Prior to beginning the study, Bol said, he was given approval by Harvardâ€™s Institutional Review Board, a federally mandated body that assesses academic research. According to Bol, members of that committee said that his work â€śdid not constitute human subjects research,â€ť and, as such, did not require notification or permission of those involved.
The New Yorker talks to Harvard and MIT researchers trying to figure out how to battle Ebola by deciphering its genetic code, including Harvard biology professor Pardis Sabeti, who heads the "Ebola war room" at MIT's Broad Institute.
The next morning, Gire took a car to the M.I.T. campus, carrying a small box containing the tubes of droplets with the Ebola RNA. There, in a lab at the Broad Institute, he and a colleague named Sarah Winnicki, working alongside two other research teams, prepared the RNA to be decoded. The work took four days, and Gire and Winnicki hardly slept. By the end, they had combined all fourteen samples into a single, crystal-clear droplet of water solution. The drop contained about six trillion snippets of DNA. Each was a mirror image of a piece of RNA from the blood samples. Most of the snippets were human genetic code, but among them were about two hundred billion snippets of code from Ebola.
The Crimson reports on the connection between the weekend death threats and months' worth of more peaceful - but equally ungrammatical - requests for Facebook followers.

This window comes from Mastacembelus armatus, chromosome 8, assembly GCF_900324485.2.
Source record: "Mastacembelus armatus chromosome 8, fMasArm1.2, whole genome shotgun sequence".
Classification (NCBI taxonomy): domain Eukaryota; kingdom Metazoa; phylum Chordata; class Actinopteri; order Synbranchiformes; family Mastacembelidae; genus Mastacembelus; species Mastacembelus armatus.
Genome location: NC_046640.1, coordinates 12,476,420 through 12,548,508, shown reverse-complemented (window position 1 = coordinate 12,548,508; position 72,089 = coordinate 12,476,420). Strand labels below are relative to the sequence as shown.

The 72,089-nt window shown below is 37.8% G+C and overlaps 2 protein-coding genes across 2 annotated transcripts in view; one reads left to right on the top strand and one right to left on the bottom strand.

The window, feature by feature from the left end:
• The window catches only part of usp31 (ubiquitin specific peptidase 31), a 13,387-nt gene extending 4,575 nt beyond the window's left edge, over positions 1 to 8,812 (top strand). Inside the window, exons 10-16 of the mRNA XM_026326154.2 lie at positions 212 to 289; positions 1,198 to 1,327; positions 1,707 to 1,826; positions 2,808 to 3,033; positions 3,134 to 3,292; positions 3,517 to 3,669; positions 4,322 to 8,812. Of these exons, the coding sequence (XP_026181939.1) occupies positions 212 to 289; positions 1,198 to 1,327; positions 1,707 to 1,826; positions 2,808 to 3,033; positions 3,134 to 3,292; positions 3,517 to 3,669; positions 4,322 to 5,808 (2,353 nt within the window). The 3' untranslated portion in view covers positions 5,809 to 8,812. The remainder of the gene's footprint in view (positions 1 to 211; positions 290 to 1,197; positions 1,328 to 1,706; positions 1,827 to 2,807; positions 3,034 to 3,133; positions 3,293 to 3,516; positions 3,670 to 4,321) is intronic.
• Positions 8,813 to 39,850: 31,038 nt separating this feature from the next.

Every year, students in a Harvard archaeology class participate in an excavation at the campus:
Staff accompanied students who were joined by Native American community leaders, each bringing a unique perspective to the 10th annual Yard dig. All in attendance were focused on filling in the history of Harvardâ€™s Indian College, established in 1665 with the mission of educating Native American students alongside Puritan students.
Well, seems Secretary of Education Arne Duncan was in town today. And as befits somebody of his august position, naturally, he stayed at the Ritz and got a motorcade full of Escalades that, of course, got a full police escort and had Storrow Drive blocked at rush hour?
His public schedule.notes he and his entourage will do it all again tomorrow, starting at Harvard at 9 and then across the Charles back into Boston for an 11 a.m. grip-and-grin with Tom Menino and a bunch of college presidents at BU. River-road motorists take note.
Wicked Local Cambridge reports on the second arrest of Roman Torgovitsky for trespassing related to his protests against Vladimir Putin, but mostly on how two Pussy Riot members at Harvard for a discussion on Russian politics went down to CPD with some other protesters to insist on his release - they actually got to the station before Torgovitsky.
Seems the president of Venezuela doesn't like being called corrupt, so he went on national TV to threaten legal action against the Harvard professor who called him that. The professor, Kennedy School of Government professor Ricardo Hausmann, himself a pre-Chavez Venezuelan official, isn't too worried, the Crimson reports:
"I have the protection of the U.S.. I have the protection of Harvard. I feel a free man," Hausmann said.